Aug. 31, 2006 — -- Despite being taken hostage at gunpoint in Gaza by a jihadist group and held captive for 13 days, Fox News cameraman Olaf Wiig says he can't condemn his captors.
"It's really complex," Wiig said on "Good Morning America."
"In some ways, I feel such sympathy for the Palestinian cause. You know, in my heart. You know, I can't hate them for what they did. I resent on behalf of my family what they did. But there's a funny bit of me that's sympathetic to them still."
Wiig, 36, and Steve Centanni, 60, were abducted by masked gunmen earlier this month.
Centanni, a Fox correspondent, said they were sometimes held facedown in a dark garage, tied up in painful positions, and forced at gunpoint to make videos and say they had converted to Islam.
The two journalists were dropped off Sunday at Gaza City's Beach Hotel by Palestinian security officials.
Centanni said he felt "sheer animal fear" after he and Wiig were taken hostage.
"I was wondering if I was going to die of a heart attack or if the next thing would be a bullet in my head," Centanni said.
According to Wiig, when asked where they were being taken, their captors said, "To hell. You're going to hell."
A previously unknown group calling itself the Holy Jihad Brigades held the two men in a garage for 13 days, forcing them to pledge allegiance to Islam.
On the day of Centanni's and Wiig's release, their captors delivered a video showing the two men in Arab robes reading from the Koran to indicate their conversion to Islam.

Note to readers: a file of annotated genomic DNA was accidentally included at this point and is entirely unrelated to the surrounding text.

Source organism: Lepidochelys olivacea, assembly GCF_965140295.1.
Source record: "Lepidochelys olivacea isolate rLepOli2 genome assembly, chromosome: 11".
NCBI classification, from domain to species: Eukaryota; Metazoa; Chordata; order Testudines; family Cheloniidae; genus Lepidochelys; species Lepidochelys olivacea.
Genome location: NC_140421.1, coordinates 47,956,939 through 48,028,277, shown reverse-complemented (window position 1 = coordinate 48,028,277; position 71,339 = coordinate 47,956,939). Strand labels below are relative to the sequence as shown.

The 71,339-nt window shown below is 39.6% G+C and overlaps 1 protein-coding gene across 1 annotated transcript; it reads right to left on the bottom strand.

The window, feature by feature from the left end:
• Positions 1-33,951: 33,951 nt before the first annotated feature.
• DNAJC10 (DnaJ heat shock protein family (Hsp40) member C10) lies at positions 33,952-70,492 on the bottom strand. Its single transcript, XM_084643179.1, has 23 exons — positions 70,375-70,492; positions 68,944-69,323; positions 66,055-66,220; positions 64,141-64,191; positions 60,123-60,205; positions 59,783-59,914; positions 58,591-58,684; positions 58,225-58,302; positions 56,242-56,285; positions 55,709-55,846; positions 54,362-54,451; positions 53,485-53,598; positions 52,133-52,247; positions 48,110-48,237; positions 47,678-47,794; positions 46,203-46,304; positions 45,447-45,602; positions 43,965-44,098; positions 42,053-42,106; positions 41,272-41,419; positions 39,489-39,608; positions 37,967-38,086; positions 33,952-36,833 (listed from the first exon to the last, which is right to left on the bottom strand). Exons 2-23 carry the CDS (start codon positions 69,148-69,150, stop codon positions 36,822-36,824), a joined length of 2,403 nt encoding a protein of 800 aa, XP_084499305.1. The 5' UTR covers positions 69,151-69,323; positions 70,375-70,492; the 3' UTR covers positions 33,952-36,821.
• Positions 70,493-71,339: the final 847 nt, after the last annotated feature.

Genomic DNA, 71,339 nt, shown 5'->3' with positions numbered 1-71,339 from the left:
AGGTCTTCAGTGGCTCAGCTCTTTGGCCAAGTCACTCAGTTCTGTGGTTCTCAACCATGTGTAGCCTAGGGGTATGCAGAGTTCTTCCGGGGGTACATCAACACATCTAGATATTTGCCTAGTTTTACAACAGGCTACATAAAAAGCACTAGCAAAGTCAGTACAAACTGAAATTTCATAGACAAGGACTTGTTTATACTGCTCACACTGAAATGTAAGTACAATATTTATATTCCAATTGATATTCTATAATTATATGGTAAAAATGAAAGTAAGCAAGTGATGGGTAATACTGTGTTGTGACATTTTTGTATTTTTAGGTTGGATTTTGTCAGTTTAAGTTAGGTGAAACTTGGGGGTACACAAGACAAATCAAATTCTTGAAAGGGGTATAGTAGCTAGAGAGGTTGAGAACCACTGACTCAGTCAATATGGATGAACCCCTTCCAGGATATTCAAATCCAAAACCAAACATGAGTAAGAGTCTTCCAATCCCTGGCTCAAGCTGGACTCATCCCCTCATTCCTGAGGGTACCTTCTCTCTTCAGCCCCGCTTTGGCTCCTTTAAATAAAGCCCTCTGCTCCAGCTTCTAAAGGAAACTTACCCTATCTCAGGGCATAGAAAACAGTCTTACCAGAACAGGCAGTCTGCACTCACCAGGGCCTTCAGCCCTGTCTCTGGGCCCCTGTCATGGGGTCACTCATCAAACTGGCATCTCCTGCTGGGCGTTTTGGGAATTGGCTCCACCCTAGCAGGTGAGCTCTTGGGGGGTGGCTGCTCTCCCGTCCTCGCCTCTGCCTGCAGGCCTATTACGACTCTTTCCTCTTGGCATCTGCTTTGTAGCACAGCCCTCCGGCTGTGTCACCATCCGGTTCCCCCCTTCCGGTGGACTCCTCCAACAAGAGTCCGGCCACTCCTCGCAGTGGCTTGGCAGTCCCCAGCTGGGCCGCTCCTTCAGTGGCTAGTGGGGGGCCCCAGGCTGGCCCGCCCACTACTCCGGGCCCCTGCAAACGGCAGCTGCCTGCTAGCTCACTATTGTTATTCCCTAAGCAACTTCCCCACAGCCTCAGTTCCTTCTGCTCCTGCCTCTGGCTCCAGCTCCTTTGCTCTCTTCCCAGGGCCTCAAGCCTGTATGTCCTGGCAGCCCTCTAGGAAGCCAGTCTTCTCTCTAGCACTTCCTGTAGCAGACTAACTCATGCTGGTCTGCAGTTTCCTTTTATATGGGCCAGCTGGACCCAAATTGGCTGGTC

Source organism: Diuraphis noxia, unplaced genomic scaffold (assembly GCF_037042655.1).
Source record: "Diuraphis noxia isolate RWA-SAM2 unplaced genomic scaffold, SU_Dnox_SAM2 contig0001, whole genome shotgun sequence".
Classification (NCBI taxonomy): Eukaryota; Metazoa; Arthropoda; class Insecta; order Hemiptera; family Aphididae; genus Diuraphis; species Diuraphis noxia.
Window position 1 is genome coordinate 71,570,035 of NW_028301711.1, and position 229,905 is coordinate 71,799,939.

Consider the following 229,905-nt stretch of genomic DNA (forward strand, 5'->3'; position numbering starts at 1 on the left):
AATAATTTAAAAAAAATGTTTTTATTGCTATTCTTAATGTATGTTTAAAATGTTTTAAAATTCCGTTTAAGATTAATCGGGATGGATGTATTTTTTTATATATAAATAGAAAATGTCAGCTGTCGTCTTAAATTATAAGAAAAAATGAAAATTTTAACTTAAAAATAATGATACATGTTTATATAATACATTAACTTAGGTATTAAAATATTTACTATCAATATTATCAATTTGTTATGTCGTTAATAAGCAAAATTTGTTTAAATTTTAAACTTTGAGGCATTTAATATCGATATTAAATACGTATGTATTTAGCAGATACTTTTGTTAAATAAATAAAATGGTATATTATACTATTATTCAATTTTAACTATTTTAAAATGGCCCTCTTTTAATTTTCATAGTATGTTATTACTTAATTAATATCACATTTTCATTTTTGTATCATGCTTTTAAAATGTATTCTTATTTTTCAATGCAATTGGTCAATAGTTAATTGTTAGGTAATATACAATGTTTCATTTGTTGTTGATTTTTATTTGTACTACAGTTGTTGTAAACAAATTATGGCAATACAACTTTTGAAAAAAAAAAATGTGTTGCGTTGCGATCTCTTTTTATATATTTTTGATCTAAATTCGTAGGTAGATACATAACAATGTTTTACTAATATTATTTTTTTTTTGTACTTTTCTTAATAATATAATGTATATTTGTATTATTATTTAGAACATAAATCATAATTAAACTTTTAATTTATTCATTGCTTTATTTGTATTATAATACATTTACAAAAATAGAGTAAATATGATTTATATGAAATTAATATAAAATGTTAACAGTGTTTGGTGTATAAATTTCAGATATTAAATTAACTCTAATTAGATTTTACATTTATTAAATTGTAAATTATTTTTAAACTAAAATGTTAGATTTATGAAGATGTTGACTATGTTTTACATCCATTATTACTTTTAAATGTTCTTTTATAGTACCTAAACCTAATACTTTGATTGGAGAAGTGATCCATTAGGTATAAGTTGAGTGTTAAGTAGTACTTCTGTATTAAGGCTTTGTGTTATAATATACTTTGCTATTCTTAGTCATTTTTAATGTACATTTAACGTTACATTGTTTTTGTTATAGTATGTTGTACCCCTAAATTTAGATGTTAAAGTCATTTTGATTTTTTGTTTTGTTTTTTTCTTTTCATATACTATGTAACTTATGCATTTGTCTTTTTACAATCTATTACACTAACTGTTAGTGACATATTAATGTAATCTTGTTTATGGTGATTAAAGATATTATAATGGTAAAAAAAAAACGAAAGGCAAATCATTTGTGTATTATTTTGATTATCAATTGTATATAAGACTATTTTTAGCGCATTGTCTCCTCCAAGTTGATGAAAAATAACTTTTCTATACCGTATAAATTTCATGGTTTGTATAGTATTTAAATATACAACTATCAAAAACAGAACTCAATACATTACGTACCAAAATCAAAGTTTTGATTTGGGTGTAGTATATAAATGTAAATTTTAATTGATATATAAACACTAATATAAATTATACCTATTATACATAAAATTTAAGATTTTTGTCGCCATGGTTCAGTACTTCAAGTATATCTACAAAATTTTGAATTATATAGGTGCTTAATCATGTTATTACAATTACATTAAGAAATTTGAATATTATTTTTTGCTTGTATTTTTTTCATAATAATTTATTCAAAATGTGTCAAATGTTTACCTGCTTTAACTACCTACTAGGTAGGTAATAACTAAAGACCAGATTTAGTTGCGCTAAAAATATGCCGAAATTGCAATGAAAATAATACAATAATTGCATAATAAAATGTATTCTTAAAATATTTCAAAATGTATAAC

Centanni has said their conversion was forced at gunpoint.
"I have the highest respect for Islam, and I learned a lot of good things about it, but it was something we felt we had to do because they had the guns, and we didn't know what the hell was going on," he said in other reports.
Centanni and Wiig were stripped of their possessions and dressed in sweat suits as part of a process of removing their identity.
The journalists said they were not harmed physically during their captivity.
Videotaped messages shown around the world revealed the apparent resignation in their faces.
"You have no choice but to stay calm," Wiig said.
The captors told Wiig that he would be released because he was from New Zealand.
However, Wiig said, they told him that his colleague, Centanni, an American, was dangerous and that they were going to kill him.
Wiig said he kept that information from Centanni.
"I just knew that he was under [a] huge strain already, and I thought it was a burden he didn't need to carry for however long," Wiig said.
Centanni said he was grateful for that. "He's a beautiful man and a good friend," he said of Wiig.
Wiig's wife, Anita McNaught, who is also a journalist, was on assignment in Damascus, Syria, when she heard the news of the kidnapping. She rushed to Gaza to put pressure on Palestinian authorities and local Islamist chieftains to save the lives of her "boys."
"The terrorists have not met my wife," Wiig said. "She is a force to be reckoned with."
McNaught said she believed Wiig and Centanni had been released thanks to a team effort on the part of local politicians and journalists, Fox News, her visibility locally and the men themselves.
"It's really crucial to emphasize this," she said. "Now know that a lot of the things I did were visible to the people holding them hostage. They knew I was in Gaza making statements, talking to Palestinian people. That on its own I don't think would have been enough to have got the guys out."
McNaught said it was Wiig and Centanni's "nobility and self-possession" as hostages that played a large role in their release.
"Because they kept, despite the stress they were under, theykept their cool," she said. "They got to know their captors. They behaved with generosity and courtesy. They took them seriously."